Much of our knowledge of the early Silk Road comes from the discoveries made by archaeologists in the ruins of the towns around the Taklamakan Desert in the Tarim Basin of western China (Xinjiang). The important centers of the Southern Silk Road include Lou-Lan and Niya. Discoveries made there include objects of daily life, many of which illustrate the cross-cultural connections of the region. In addition, there is a lot of written material, including administrative documents. Strikingly, the languages and alphabets of such documents include ones from South Asia.
Who was responsible for the transmission of objects and beliefs from one cultural region to another? Among the key groups of people throughout the history of the Silk Road were the various merchant diasporas, such as the Sogdians (at other times, the role was taken over by Jews, Armenians, or Indians). Unlike the Kushans, Sogdians never established a great empire. Their homeland was in the region occupied by today's Samarkand and the oases that extend up the Zeravshan River into Tajikistan. Although rulers only over small city states that usually were dependent on greater empires, the Sogdians were the merchants par excellence. Their influence can be found from the third to the eighth centuries across the Silk Road, where they established colonies in China and left inscriptions attesting to their presence in the mountain valleys of northern Pakistan. The Sogdians were important for their religious and cultural eclecticism, evidence of which may be found in the extraordinary paintings preserved in the ruins of their cities.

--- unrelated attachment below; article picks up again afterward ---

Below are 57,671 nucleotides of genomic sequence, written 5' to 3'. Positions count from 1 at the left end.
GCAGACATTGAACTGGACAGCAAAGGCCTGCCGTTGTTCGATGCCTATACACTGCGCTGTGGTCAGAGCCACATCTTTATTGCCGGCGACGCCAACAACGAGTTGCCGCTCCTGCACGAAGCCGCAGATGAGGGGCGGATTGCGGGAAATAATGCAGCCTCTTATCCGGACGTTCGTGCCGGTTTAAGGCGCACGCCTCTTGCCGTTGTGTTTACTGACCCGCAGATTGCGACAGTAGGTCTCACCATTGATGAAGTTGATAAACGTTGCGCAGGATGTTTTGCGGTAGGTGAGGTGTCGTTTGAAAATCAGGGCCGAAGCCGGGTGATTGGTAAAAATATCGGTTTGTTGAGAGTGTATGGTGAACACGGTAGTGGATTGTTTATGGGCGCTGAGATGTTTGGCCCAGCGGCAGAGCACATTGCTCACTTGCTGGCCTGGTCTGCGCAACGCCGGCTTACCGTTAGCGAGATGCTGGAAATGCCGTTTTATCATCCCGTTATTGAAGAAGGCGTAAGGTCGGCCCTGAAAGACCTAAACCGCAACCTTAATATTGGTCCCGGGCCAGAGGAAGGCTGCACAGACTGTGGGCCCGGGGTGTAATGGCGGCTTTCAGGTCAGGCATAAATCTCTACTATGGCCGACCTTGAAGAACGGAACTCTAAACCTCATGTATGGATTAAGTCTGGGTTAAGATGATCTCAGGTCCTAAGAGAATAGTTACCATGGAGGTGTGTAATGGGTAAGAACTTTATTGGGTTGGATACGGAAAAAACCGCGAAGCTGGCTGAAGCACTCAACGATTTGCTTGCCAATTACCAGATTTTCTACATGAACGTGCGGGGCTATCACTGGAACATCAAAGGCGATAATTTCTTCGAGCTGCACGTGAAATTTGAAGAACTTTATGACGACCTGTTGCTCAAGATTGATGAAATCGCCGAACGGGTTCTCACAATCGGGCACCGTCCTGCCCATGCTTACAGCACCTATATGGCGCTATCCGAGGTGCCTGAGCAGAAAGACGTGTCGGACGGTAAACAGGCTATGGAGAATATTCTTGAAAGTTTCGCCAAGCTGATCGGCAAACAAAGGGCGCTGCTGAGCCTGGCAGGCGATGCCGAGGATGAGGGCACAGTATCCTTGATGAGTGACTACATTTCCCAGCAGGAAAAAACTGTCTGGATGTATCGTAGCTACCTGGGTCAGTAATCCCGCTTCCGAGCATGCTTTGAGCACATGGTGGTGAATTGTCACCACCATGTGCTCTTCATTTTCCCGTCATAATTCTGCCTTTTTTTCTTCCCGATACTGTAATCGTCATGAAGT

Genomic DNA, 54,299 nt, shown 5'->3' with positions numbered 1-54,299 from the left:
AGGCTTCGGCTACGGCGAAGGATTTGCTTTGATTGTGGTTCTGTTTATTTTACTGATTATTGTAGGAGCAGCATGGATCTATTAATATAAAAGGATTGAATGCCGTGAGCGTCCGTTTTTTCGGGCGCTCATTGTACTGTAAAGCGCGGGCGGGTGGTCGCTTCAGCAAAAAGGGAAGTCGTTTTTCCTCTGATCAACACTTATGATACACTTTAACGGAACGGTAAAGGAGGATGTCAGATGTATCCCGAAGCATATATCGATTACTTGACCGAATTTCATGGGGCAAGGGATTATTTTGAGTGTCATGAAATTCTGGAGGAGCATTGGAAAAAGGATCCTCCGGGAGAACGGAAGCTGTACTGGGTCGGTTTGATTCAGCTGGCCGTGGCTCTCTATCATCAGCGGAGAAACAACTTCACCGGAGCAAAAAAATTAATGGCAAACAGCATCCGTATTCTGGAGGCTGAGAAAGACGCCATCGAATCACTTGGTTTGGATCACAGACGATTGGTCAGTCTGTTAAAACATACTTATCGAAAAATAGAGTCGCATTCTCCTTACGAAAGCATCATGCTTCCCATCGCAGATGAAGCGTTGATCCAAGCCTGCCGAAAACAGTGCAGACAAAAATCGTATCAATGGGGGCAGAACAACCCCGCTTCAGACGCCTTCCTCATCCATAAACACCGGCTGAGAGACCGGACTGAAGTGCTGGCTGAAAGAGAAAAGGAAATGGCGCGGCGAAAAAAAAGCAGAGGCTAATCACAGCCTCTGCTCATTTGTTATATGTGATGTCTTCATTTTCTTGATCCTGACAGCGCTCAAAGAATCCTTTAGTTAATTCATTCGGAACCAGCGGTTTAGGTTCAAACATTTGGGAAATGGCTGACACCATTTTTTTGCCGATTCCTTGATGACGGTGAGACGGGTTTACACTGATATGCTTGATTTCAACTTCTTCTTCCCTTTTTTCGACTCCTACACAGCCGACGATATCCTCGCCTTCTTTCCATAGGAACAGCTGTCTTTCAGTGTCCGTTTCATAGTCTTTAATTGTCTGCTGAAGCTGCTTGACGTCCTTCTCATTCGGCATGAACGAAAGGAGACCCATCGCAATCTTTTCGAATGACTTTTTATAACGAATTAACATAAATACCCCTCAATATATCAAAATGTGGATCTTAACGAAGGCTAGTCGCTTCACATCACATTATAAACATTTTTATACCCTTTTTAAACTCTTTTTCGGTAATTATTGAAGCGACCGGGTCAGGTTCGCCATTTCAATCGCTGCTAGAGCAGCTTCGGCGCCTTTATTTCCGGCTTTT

While there are debates as to how exactly Buddhism and other religions were transmitted along the silk roads, it is clear that traveller/monks played an important role. Among the great travellers on the Silk Road were Faxian and Xuanzang, who went from China to India and back, and whose narratives provide us with insights into the perils of travel and the nature of the flourishing Buddhist communities they encountered along the way. During their travels, they greatly enhanced their knowledge of Buddhist doctrine; they brought back to China copies of Buddhist texts which they were then in a position to help translate. They also contributed to the spread of Buddhist iconography by bringing back paintings and statues.
- Why was Niya important and why did it die?
- What are merchant diasporas?
- Did merchants travel the whole length of the Silk Road? If so, starting when?
- Where do we find evidence about Sogdian activity?
- What were the mechanisms of finance and exchange?
- What were some of the components of Sogdian culture?
- When pilgrim monks headed off to India form China, what were some of the things that particularly interested them? What do you think their most significant contributions were to Buddhism in China?
- Jan. 24. Cultural Diversity at the Edge of the Taklamakan Desert: the Evidence of the Ancient Texts. Guest lecturer: Prof. Richard Salomon. Prof. Salomon directs the Early Buddhist Manuscript Project at UW, which is in the process of publishing the earliest known copies of Buddhist texts. Will include segment of video: "Across the Taklamakan Desert" (CCTV/NTK).
- Jan. 26. Merchant diasporas: The Sogdians
- Jan. 28. Buddhism in China; the pilgrim monks.
I. For Prof. Salomon's lecture:
- *Chronology: Kings of Shan-Shan.
- *A few primary source texts: documents from Niya (still to be posted and linked). Although it is somewhat technical, for the history of Niya and its kingdom, based on a reading of those documents, you might wish to consult (this is not required) the still very important, long article by John Brough, "Comments on Third-Century Shan-Shan and the History of Buddhism." He published a supplement to the article in the same journal in 1970.